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Pitch Perfect: Where to camp in the Western Downs

If your regular campsite has you sleeping in conditions that resemble an offshore call centre rather than an agoraphobes worst nightmare, it’s time to start a different pitch-list.

Enter the Western Downs, a region with a population proportionate to its land size – expanding 38,039 km² (with a population of 36,000) – guaranteeing plenty of neighbour-free camping.

With waterfront campsites, forest-surrounded campgrounds, and free showgrounds for when the first two become too crowded for your liking, the Western Downs delivers more camping space than you can poke a tent peg at.

Sound like bliss? Stake your claim at one of these Western Downs campsites:

1. For somewhere lush – Bunya Mountains

Image by: Media Mortar

Camping doesn’t get more scenic than the Bunya Mountains, a national park defined by its towering Bunya Pines, which make this 11,700ha of National Park so famous.

The journey to find it is as much as part of the adventure, as you wind your way along the Great Bunya Drive 65km north of Dalby, which opens out to cleared grassy areas where you’ll find three camping areas – Burtons Well, Dandabah and Westcott.

These may just be Queensland National Parks most convenient campgrounds, with not just the amenities of the Bunya Mountains Village on your doorstep (think general store, restaurant and cafe) – but hot showers, flushing loos and picnic tables too.

There’re no defined sites in this neck of the woods, but you can expect your neighbours to be a mob of red-necked wallabies, along with 120 different species of bird who won’t ever forget your wake-up call.

By day, it’s all about the hiking – Mount Kianagrow’s summit hike (2.3km) takes off from where Westcott campsite begins, promising vistas over the plateau of the Western Downs.

By night, if you’re not cosied up around the campfire, we’ll probably find you at Australia’s highest whiskey bar just 100m walk away, Shackleton’s.

2. For water views – Lake Broadwater Conservation Park

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If you like water views with your campsite, pitch like a pro at Lake Broadwater Conservation Park.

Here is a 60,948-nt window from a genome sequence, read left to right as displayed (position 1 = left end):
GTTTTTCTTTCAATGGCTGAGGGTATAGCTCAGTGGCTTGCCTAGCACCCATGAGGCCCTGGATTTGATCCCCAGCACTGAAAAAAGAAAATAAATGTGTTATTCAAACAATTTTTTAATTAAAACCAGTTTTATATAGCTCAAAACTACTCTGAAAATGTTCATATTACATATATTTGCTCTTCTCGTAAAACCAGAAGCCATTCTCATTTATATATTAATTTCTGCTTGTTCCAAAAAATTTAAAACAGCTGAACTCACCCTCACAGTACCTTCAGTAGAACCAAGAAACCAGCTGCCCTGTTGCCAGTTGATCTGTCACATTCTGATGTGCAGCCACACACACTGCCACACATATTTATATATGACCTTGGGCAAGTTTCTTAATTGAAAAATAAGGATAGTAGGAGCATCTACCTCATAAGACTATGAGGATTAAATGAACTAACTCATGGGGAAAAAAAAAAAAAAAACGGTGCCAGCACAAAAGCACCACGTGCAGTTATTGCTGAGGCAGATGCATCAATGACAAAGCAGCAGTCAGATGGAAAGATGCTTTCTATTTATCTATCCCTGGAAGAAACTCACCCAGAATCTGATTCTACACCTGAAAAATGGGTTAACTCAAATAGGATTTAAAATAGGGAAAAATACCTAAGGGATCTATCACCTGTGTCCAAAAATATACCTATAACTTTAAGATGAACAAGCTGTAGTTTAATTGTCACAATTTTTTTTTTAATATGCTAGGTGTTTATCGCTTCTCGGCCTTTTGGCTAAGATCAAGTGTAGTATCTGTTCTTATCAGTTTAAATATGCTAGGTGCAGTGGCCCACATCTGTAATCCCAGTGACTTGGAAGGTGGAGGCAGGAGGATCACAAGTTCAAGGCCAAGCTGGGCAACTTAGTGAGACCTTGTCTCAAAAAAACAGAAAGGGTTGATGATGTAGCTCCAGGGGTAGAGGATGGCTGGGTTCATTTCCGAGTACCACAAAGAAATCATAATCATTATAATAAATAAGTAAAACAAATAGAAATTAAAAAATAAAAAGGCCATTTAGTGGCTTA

You’ll find it 30km outside of Dalby, nestled on the banks of Lake Broadwater, the only naturally occurring freshwater lake on the Darling Downs.

Facilities take the form of loos, cold showers, a kids playground and picnic facilities – so on a scale of camping to glamping Lake Broadwater sits somewhere in the middle.

BYOW – that’s bring your own wood – because fires are allowed in the designated fireplaces (except when fire bans or prohibitions apply).

You’ll want to light a fire – there’s no (or very limited) phone reception in this neck of the woods – so evenings will be best spent around the bush TV (read: roaring fire), roasting marshmallows.

Your neighbours might be a bit noisy – flocks of sulphur-crested cockatoos and corellas are likely to be your only co-habitants at this spiccy site.

3. For a serve of history with your campsite – Possum Park

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Don’t let the name fool you – the name Possum Park ironically has very little to do with the native marsupial, apart from the fact there were plenty of em’ when the now owners, David and Julie Hinds bought the land.

In fact, this caravan and campsite is as much a living breathing World War II museum as it is a campground – promising a history lesson with every overnight stay.

You’ll find this caravan park just outside the town of Miles – standing in what would have once been the explosive store on the Brisbane Line, a line of defence extending from Brisbane to Charleville throughout World War II.